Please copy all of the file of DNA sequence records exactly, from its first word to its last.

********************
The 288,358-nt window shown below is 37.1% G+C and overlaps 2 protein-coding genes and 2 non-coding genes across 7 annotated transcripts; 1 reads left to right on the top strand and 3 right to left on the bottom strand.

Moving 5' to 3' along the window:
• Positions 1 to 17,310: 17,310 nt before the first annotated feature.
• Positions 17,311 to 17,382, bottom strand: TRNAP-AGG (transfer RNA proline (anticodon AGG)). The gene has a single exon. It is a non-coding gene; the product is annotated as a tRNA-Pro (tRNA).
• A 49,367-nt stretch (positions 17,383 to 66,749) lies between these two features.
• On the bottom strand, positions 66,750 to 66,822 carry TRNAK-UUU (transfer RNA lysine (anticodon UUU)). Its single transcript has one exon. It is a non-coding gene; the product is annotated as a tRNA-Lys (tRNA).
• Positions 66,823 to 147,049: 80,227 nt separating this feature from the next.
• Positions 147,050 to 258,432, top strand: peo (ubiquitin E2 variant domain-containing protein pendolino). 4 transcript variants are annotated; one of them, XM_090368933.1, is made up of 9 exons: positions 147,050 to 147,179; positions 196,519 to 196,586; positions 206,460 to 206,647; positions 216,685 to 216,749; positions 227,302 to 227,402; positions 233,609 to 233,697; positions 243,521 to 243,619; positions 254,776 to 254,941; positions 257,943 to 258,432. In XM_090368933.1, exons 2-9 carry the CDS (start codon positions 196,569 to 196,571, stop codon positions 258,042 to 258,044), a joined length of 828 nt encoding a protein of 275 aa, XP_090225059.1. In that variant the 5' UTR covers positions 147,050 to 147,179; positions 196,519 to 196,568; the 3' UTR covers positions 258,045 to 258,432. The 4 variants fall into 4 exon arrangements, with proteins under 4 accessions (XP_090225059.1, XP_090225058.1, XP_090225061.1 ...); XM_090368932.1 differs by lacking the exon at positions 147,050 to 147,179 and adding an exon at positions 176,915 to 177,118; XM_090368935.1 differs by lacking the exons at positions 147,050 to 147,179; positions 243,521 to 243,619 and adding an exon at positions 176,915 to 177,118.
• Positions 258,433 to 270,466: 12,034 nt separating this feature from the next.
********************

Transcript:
The 288,358-nt window shown below is 37.1% G+C and overlaps 2 protein-coding genes and 2 non-coding genes across 7 annotated transcripts; 1 reads left to right on the top strand and 3 right to left on the bottom strand.

Moving 5' to 3' along the window:
• Positions 1 to 17,310: 17,310 nt before the first annotated feature.
• Positions 17,311 to 17,382, bottom strand: TRNAP-AGG (transfer RNA proline (anticodon AGG)). The gene has a single exon. It is a non-coding gene; the product is annotated as a tRNA-Pro (tRNA).
• A 49,367-nt stretch (positions 17,383 to 66,749) lies between these two features.
• On the bottom strand, positions 66,750 to 66,822 carry TRNAK-UUU (transfer RNA lysine (anticodon UUU)). Its single transcript has one exon. It is a non-coding gene; the product is annotated as a tRNA-Lys (tRNA).
• Positions 66,823 to 147,049: 80,227 nt separating this feature from the next.
• Positions 147,050 to 258,432, top strand: peo (ubiquitin E2 variant domain-containing protein pendolino). 4 transcript variants are annotated; one of them, XM_090368933.1, is made up of 9 exons: positions 147,050 to 147,179; positions 196,519 to 196,586; positions 206,460 to 206,647; positions 216,685 to 216,749; positions 227,302 to 227,402; positions 233,609 to 233,697; positions 243,521 to 243,619; positions 254,776 to 254,941; positions 257,943 to 258,432. In XM_090368933.1, exons 2-9 carry the CDS (start codon positions 196,569 to 196,571, stop codon positions 258,042 to 258,044), a joined length of 828 nt encoding a protein of 275 aa, XP_090225059.1. In that variant the 5' UTR covers positions 147,050 to 147,179; positions 196,519 to 196,568; the 3' UTR covers positions 258,045 to 258,432. The 4 variants fall into 4 exon arrangements, with proteins under 4 accessions (XP_090225059.1, XP_090225058.1, XP_090225061.1 ...); XM_090368932.1 differs by lacking the exon at positions 147,050 to 147,179 and adding an exon at positions 176,915 to 177,118; XM_090368935.1 differs by lacking the exons at positions 147,050 to 147,179; positions 243,521 to 243,619 and adding an exon at positions 176,915 to 177,118.
• Positions 258,433 to 270,466: 12,034 nt separating this feature from the next.